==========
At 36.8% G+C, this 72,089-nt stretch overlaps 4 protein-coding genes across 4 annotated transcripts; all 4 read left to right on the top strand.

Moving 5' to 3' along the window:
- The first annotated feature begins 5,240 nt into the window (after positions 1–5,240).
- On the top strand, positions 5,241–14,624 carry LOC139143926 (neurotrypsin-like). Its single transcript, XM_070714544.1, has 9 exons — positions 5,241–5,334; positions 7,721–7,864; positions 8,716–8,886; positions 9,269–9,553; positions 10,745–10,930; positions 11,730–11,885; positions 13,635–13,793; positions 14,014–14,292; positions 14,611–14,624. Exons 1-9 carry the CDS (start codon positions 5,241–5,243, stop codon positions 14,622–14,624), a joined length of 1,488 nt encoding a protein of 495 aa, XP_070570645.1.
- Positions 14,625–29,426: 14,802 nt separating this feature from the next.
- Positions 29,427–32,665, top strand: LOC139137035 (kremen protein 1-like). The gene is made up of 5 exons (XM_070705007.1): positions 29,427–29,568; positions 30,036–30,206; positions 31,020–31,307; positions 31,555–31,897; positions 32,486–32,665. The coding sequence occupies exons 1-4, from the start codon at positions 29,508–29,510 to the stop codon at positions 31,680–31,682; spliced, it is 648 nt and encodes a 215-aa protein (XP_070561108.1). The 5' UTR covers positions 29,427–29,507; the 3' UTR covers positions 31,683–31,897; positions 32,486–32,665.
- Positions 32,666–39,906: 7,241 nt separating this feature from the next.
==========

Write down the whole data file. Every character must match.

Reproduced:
At 36.8% G+C, this 72,089-nt stretch overlaps 4 protein-coding genes across 4 annotated transcripts; all 4 read left to right on the top strand.

Moving 5' to 3' along the window:
- The first annotated feature begins 5,240 nt into the window (after positions 1–5,240).
- On the top strand, positions 5,241–14,624 carry LOC139143926 (neurotrypsin-like). Its single transcript, XM_070714544.1, has 9 exons — positions 5,241–5,334; positions 7,721–7,864; positions 8,716–8,886; positions 9,269–9,553; positions 10,745–10,930; positions 11,730–11,885; positions 13,635–13,793; positions 14,014–14,292; positions 14,611–14,624. Exons 1-9 carry the CDS (start codon positions 5,241–5,243, stop codon positions 14,622–14,624), a joined length of 1,488 nt encoding a protein of 495 aa, XP_070570645.1.
- Positions 14,625–29,426: 14,802 nt separating this feature from the next.
- Positions 29,427–32,665, top strand: LOC139137035 (kremen protein 1-like). The gene is made up of 5 exons (XM_070705007.1): positions 29,427–29,568; positions 30,036–30,206; positions 31,020–31,307; positions 31,555–31,897; positions 32,486–32,665. The coding sequence occupies exons 1-4, from the start codon at positions 29,508–29,510 to the stop codon at positions 31,680–31,682; spliced, it is 648 nt and encodes a 215-aa protein (XP_070561108.1). The 5' UTR covers positions 29,427–29,507; the 3' UTR covers positions 31,683–31,897; positions 32,486–32,665.
- Positions 32,666–39,906: 7,241 nt separating this feature from the next.